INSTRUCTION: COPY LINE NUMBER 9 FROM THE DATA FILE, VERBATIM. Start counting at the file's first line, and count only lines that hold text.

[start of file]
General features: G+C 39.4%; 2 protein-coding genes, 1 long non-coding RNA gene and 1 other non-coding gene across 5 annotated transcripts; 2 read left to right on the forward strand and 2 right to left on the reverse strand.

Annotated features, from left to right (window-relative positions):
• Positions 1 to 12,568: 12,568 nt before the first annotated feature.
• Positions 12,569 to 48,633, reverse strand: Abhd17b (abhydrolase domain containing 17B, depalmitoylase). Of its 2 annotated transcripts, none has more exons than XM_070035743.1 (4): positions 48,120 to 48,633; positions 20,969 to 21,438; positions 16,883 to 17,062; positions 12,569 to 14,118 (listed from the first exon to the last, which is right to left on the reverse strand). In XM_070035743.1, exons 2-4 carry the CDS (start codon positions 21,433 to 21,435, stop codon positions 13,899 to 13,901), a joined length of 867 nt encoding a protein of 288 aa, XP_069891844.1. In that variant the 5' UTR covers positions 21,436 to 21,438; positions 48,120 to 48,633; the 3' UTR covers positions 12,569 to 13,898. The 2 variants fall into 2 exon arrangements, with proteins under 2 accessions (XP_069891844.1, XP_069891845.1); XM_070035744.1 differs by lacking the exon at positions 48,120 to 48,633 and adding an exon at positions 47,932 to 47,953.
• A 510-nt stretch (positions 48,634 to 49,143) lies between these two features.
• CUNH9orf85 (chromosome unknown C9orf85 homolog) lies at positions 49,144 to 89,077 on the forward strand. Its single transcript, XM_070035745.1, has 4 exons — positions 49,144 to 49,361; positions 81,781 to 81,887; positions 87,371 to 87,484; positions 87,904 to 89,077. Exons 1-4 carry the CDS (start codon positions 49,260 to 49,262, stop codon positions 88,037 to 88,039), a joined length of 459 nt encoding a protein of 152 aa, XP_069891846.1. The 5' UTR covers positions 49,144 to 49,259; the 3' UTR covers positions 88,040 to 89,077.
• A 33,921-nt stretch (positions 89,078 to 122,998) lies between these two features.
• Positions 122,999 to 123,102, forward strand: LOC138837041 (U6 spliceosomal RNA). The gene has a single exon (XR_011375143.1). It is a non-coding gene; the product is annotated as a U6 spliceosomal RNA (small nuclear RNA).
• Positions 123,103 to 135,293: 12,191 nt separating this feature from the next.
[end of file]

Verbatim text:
• Positions 123,103 to 135,293: 12,191 nt separating this feature from the next.